Abstract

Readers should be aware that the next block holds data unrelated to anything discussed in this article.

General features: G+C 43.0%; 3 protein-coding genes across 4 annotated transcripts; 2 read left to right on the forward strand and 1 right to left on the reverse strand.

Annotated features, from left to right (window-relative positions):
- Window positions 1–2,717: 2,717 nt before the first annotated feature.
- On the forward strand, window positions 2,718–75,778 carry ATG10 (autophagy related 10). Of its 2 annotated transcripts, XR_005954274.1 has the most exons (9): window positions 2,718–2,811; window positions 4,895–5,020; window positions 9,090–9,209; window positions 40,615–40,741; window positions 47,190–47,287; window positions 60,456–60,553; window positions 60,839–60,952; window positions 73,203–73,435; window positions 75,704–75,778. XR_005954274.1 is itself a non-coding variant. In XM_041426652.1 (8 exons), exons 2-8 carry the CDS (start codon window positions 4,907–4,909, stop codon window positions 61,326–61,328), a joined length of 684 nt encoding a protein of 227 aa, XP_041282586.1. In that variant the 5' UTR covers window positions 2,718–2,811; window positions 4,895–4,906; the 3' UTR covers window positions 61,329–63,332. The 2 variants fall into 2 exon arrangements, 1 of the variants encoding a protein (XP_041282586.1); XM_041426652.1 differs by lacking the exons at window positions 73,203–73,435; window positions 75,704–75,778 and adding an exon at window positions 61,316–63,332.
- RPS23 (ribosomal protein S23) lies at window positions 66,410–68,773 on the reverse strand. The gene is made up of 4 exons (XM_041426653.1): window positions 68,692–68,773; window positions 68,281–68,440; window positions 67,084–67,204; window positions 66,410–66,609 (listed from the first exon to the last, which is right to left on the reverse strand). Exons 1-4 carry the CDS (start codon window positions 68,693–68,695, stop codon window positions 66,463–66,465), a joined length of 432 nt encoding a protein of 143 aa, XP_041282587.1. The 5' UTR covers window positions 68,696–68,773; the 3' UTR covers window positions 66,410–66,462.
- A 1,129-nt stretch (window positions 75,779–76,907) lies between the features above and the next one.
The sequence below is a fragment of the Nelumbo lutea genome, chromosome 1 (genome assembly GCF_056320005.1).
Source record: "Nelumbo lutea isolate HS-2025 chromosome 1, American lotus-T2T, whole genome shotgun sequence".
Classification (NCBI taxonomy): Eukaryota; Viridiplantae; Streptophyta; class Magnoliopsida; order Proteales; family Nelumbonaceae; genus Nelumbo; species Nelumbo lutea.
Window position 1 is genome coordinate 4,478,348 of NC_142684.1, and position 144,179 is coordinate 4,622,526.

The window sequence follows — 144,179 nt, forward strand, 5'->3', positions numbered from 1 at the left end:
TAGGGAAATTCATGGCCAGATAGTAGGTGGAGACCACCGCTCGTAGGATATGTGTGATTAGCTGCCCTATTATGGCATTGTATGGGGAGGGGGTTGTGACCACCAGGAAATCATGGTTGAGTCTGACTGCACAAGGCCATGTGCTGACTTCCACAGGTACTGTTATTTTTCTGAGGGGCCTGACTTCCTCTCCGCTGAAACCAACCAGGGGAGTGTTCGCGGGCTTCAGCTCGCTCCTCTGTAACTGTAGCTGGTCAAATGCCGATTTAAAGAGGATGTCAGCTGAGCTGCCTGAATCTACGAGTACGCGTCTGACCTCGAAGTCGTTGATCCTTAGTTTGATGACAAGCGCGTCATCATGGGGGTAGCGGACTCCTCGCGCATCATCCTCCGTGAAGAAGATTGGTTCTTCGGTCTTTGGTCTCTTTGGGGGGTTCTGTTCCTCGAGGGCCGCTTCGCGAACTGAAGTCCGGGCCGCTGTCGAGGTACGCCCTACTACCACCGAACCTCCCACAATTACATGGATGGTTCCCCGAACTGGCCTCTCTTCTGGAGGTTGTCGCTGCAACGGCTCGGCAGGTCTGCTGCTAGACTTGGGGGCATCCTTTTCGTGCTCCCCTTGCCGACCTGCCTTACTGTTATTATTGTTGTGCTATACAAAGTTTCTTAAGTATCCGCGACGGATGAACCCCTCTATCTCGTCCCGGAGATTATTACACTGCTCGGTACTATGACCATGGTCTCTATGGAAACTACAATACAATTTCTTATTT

Comparison of planar and trough cross-stratification directions from several fluvial formations and modern ephemeral streams shows significant differences in the distribution pattern of the two types of cross-stratification. Trough cross-stratification of all sizes is unimodal, coincident with the channel direction, and has a small degree of scatter. In contrast, planar cross-stratification generally is either unimodal with wide scatter or bimodal with subequal modes at 50 degrees to 60 degrees to both sides of the channel direction. Trough cross-stratification is thus a reliable and precise paleocurrent indicator, requiring relatively few measurements to reconstruct the true channel direction. In contrast, planar cross-stratification must be used with caution, and a relatively large number of measurements are needed to reconstruct the paleocurrent system.

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